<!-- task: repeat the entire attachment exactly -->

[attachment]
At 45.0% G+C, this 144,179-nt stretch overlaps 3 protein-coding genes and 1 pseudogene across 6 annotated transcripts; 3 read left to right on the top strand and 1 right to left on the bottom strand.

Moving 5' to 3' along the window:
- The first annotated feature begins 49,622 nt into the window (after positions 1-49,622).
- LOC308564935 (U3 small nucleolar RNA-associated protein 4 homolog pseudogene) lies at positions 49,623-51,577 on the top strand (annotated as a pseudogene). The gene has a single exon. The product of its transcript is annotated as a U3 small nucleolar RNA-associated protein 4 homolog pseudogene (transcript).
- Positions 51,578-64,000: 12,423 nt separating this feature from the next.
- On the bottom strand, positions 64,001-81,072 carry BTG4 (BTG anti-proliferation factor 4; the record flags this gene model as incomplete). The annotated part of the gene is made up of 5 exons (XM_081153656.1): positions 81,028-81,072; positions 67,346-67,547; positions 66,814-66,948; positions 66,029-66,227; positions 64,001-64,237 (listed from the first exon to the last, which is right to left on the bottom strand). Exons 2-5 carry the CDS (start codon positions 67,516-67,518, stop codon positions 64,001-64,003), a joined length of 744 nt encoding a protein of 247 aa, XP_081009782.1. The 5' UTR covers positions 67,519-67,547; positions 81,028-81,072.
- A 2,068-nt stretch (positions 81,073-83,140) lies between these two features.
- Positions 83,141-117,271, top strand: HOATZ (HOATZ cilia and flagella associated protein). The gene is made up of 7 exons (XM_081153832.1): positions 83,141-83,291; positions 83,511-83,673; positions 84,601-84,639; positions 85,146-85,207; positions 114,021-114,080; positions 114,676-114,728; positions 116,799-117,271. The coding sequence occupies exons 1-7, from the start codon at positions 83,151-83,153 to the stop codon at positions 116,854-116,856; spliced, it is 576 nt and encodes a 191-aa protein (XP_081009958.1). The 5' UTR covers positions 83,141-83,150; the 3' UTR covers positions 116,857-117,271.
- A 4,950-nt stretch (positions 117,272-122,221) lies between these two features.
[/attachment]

At 45.0% G+C, this 144,179-nt stretch overlaps 3 protein-coding genes and 1 pseudogene across 6 annotated transcripts; 3 read left to right on the top strand and 1 right to left on the bottom strand.

Moving 5' to 3' along the window:
- The first annotated feature begins 49,622 nt into the window (after positions 1-49,622).
- LOC308564935 (U3 small nucleolar RNA-associated protein 4 homolog pseudogene) lies at positions 49,623-51,577 on the top strand (annotated as a pseudogene). The gene has a single exon. The product of its transcript is annotated as a U3 small nucleolar RNA-associated protein 4 homolog pseudogene (transcript).
- Positions 51,578-64,000: 12,423 nt separating this feature from the next.
- On the bottom strand, positions 64,001-81,072 carry BTG4 (BTG anti-proliferation factor 4; the record flags this gene model as incomplete). The annotated part of the gene is made up of 5 exons (XM_081153656.1): positions 81,028-81,072; positions 67,346-67,547; positions 66,814-66,948; positions 66,029-66,227; positions 64,001-64,237 (listed from the first exon to the last, which is right to left on the bottom strand). Exons 2-5 carry the CDS (start codon positions 67,516-67,518, stop codon positions 64,001-64,003), a joined length of 744 nt encoding a protein of 247 aa, XP_081009782.1. The 5' UTR covers positions 67,519-67,547; positions 81,028-81,072.
- A 2,068-nt stretch (positions 81,073-83,140) lies between these two features.
- Positions 83,141-117,271, top strand: HOATZ (HOATZ cilia and flagella associated protein). The gene is made up of 7 exons (XM_081153832.1): positions 83,141-83,291; positions 83,511-83,673; positions 84,601-84,639; positions 85,146-85,207; positions 114,021-114,080; positions 114,676-114,728; positions 116,799-117,271. The coding sequence occupies exons 1-7, from the start codon at positions 83,151-83,153 to the stop codon at positions 116,854-116,856; spliced, it is 576 nt and encodes a 191-aa protein (XP_081009958.1). The 5' UTR covers positions 83,141-83,150; the 3' UTR covers positions 116,857-117,271.
- A 4,950-nt stretch (positions 117,272-122,221) lies between these two features.